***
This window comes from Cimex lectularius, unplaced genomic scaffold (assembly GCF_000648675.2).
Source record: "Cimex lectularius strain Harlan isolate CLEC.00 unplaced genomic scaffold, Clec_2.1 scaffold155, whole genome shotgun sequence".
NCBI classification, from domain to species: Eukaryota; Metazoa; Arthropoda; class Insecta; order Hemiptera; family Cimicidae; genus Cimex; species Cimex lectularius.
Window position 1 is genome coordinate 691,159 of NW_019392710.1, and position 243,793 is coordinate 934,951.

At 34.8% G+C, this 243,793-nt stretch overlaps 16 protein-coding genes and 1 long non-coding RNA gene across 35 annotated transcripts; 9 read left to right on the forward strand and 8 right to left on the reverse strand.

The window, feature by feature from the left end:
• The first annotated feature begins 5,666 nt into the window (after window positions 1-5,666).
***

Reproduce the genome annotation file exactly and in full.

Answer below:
This window comes from Cimex lectularius, unplaced genomic scaffold (assembly GCF_000648675.2).
Source record: "Cimex lectularius strain Harlan isolate CLEC.00 unplaced genomic scaffold, Clec_2.1 scaffold155, whole genome shotgun sequence".
NCBI classification, from domain to species: Eukaryota; Metazoa; Arthropoda; class Insecta; order Hemiptera; family Cimicidae; genus Cimex; species Cimex lectularius.
Window position 1 is genome coordinate 691,159 of NW_019392710.1, and position 243,793 is coordinate 934,951.

At 34.8% G+C, this 243,793-nt stretch overlaps 16 protein-coding genes and 1 long non-coding RNA gene across 35 annotated transcripts; 9 read left to right on the forward strand and 8 right to left on the reverse strand.

The window, feature by feature from the left end:
• The first annotated feature begins 5,666 nt into the window (after window positions 1-5,666).